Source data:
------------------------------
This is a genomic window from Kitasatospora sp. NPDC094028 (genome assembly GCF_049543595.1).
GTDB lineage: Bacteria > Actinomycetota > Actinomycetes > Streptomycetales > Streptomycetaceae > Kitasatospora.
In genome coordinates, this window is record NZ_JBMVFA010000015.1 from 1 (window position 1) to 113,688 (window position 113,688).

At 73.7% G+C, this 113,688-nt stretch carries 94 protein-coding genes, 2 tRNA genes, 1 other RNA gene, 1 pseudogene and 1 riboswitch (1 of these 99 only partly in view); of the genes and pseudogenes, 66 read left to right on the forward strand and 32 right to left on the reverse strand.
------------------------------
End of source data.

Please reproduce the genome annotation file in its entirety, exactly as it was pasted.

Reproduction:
This is a genomic window from Kitasatospora sp. NPDC094028 (genome assembly GCF_049543595.1).
GTDB lineage: Bacteria > Actinomycetota > Actinomycetes > Streptomycetales > Streptomycetaceae > Kitasatospora.
In genome coordinates, this window is record NZ_JBMVFA010000015.1 from 1 (window position 1) to 113,688 (window position 113,688).

At 73.7% G+C, this 113,688-nt stretch carries 94 protein-coding genes, 2 tRNA genes, 1 other RNA gene, 1 pseudogene and 1 riboswitch (1 of these 99 only partly in view); of the genes and pseudogenes, 66 read left to right on the forward strand and 32 right to left on the reverse strand.